Nepal’s slow recoveryThe National Reconstruction Authority had projected that the country would need Rs938 billion to carry out the reconstruction works. Earlier, the five-year Post Disaster Recovery Framework prepared by the NRA had estimated the recovery cost at Rs838 billion.
It has been four years since the devastating 7.8-magnitude earthquake hit Nepal. The quake, coupled with another 7.3 magnitude aftershock, among other smaller tremors, caused major destruction and claimed around 9,000 lives. However, the progress we have made in recovering from this disaster is far from satisfactory; people are still homeless and living in camps. Given how prone Nepal is to earthquakes, the importance of open public spaces cannot be overstated, especially in urban areas like Kathmandu, which are overcrowded. But the government is yet to make creating open spaces a priority.
Ironically, whatever little open spaces we have, like the Tundikhel or Khula Manch, the government has been actively using it for construction purposes. What’s more, while our capacity to manage disaster response has been comparatively better, it is still largely proactive rather than reactive. During the 2015 earthquake, Tundikhel provided shelter to thousands—proving that open spaces are very useful in times of crisis.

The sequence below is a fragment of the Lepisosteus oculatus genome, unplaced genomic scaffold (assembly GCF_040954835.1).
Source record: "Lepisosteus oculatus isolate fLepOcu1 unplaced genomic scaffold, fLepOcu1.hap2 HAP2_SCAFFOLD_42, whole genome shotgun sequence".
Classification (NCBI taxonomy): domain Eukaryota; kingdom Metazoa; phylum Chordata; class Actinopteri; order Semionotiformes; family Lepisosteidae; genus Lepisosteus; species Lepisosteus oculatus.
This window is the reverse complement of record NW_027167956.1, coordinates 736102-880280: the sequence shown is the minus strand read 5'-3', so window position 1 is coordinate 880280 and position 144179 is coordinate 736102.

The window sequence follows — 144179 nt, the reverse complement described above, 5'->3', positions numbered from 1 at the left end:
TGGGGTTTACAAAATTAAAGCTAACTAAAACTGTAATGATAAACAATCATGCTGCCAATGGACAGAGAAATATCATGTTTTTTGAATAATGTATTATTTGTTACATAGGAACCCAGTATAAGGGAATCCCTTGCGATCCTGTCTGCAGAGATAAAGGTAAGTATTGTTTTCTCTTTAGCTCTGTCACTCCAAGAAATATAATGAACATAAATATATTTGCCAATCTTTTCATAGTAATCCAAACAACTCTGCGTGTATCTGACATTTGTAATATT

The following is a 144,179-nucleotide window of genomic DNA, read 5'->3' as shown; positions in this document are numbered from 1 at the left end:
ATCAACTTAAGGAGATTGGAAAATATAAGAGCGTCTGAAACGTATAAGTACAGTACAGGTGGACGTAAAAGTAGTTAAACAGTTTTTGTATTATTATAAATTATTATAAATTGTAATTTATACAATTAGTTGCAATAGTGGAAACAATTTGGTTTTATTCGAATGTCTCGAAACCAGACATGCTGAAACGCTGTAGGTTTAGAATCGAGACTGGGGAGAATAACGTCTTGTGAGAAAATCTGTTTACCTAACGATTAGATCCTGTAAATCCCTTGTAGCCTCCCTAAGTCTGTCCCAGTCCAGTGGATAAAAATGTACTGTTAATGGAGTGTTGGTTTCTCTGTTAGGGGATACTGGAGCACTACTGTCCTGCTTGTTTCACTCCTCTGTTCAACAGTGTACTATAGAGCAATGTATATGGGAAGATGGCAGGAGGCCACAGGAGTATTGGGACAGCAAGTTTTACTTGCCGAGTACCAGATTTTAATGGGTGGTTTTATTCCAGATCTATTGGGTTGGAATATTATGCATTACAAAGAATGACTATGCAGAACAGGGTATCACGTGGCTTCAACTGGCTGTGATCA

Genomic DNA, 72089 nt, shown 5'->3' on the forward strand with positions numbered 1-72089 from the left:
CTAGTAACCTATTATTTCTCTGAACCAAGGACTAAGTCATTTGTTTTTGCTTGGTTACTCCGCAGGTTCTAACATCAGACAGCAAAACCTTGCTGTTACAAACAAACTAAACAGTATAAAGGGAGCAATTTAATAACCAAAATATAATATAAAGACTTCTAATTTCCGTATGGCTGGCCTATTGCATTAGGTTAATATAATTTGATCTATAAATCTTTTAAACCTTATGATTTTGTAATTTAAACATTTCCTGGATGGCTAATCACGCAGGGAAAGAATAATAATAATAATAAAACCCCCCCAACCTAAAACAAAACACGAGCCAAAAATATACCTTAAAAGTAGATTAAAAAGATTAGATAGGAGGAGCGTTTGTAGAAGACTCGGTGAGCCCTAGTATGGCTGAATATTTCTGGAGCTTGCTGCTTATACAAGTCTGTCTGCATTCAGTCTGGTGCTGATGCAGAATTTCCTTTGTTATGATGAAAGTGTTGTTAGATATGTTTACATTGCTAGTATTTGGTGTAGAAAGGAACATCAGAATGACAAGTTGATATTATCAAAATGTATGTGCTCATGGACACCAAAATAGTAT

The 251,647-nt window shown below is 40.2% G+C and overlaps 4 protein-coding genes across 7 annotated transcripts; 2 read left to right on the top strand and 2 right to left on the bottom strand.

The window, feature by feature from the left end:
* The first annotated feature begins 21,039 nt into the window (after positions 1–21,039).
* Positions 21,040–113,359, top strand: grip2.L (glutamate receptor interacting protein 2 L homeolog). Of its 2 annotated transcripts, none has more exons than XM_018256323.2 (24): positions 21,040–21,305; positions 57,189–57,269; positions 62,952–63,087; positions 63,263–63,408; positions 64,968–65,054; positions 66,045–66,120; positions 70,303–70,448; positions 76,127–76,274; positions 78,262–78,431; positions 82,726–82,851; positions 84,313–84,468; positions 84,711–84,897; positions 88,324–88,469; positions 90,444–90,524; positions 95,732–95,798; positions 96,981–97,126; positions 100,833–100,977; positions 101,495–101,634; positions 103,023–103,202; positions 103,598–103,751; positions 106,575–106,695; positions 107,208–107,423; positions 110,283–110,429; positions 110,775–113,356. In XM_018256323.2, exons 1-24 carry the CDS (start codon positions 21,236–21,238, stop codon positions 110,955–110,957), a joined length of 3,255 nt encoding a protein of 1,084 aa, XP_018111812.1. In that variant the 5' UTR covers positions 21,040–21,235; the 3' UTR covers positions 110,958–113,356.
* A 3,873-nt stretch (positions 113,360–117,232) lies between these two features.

Furthermore, reconstruction efforts of heritage and cultural sites have been shameful too. The work on reconstructing Dharahara, which used to be an iconic part of the Valley’s skyline, barely begun despite numerous promises by different political leaders. Rani Pokhari and Kasthmanadap lie in ruins, as a picture of official incompetence.
The National Reconstruction Authority had projected that the country would need Rs938 billion to carry out the reconstruction works. Earlier, the five-year Post Disaster Recovery Framework prepared by the NRA had estimated the recovery cost at Rs838 billion. Similarly, the Post Disaster Needs Assessment report of the National Planning Commission had put the cost at Rs669 billion. During the international conference organised in June 2015 for Nepal’s recovery after the devastating earthquake, donor agencies and neighbouring countries had committed to provide Rs410 billion. Of the pledged amount, Rs67 billion was spent on rescue and relief works.
Speaking at a press conference earlier this week, Sushil Gyewali—the Chief Executive Officer of National Reconstruction Authority said that the biggest challenge in reconstruction and rehabilitation was financial management. What’s more, according to him, reshuffling of government employees led to the transfer of many experienced reconstruction staff to provincial and local governments and frequent changes in the NRA leadership, among others, affected the post-quake recovery works. Granted, these circumstances hindered the pace of reconstruction but the government, nonetheless, needs to up its game. Nepal lies atop a major faultline between two tectonic plates. In fact, only on Wednesday, a tremor was felt in Nepal and other parts of South Asia. Given this, reconstruction with emphasis to earthquake resilience should be a priority.